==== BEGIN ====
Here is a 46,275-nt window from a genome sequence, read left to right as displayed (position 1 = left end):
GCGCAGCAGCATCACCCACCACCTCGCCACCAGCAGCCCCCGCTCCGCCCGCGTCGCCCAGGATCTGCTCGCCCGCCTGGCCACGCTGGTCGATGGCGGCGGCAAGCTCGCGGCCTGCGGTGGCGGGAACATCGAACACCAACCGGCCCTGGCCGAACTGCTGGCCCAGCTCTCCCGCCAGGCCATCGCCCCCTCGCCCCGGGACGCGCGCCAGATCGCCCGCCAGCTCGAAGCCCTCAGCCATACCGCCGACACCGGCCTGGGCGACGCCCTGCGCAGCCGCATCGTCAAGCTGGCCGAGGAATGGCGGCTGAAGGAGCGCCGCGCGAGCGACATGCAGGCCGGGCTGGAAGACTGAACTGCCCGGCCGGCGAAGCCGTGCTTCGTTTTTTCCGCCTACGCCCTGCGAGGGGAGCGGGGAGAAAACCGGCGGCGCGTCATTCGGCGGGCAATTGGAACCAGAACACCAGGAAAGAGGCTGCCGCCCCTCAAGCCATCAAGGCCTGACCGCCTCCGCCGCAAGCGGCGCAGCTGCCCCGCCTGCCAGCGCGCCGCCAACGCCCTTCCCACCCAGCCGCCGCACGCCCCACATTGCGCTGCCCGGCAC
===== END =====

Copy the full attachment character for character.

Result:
Here is a 46,275-nt window from a genome sequence, read left to right as displayed (position 1 = left end):
GCGCAGCAGCATCACCCACCACCTCGCCACCAGCAGCCCCCGCTCCGCCCGCGTCGCCCAGGATCTGCTCGCCCGCCTGGCCACGCTGGTCGATGGCGGCGGCAAGCTCGCGGCCTGCGGTGGCGGGAACATCGAACACCAACCGGCCCTGGCCGAACTGCTGGCCCAGCTCTCCCGCCAGGCCATCGCCCCCTCGCCCCGGGACGCGCGCCAGATCGCCCGCCAGCTCGAAGCCCTCAGCCATACCGCCGACACCGGCCTGGGCGACGCCCTGCGCAGCCGCATCGTCAAGCTGGCCGAGGAATGGCGGCTGAAGGAGCGCCGCGCGAGCGACATGCAGGCCGGGCTGGAAGACTGAACTGCCCGGCCGGCGAAGCCGTGCTTCGTTTTTTCCGCCTACGCCCTGCGAGGGGAGCGGGGAGAAAACCGGCGGCGCGTCATTCGGCGGGCAATTGGAACCAGAACACCAGGAAAGAGGCTGCCGCCCCTCAAGCCATCAAGGCCTGACCGCCTCCGCCGCAAGCGGCGCAGCTGCCCCGCCTGCCAGCGCGCCGCCAACGCCCTTCCCACCCAGCCGCCGCACGCCCCACATTGCGCTGCCCGGCAC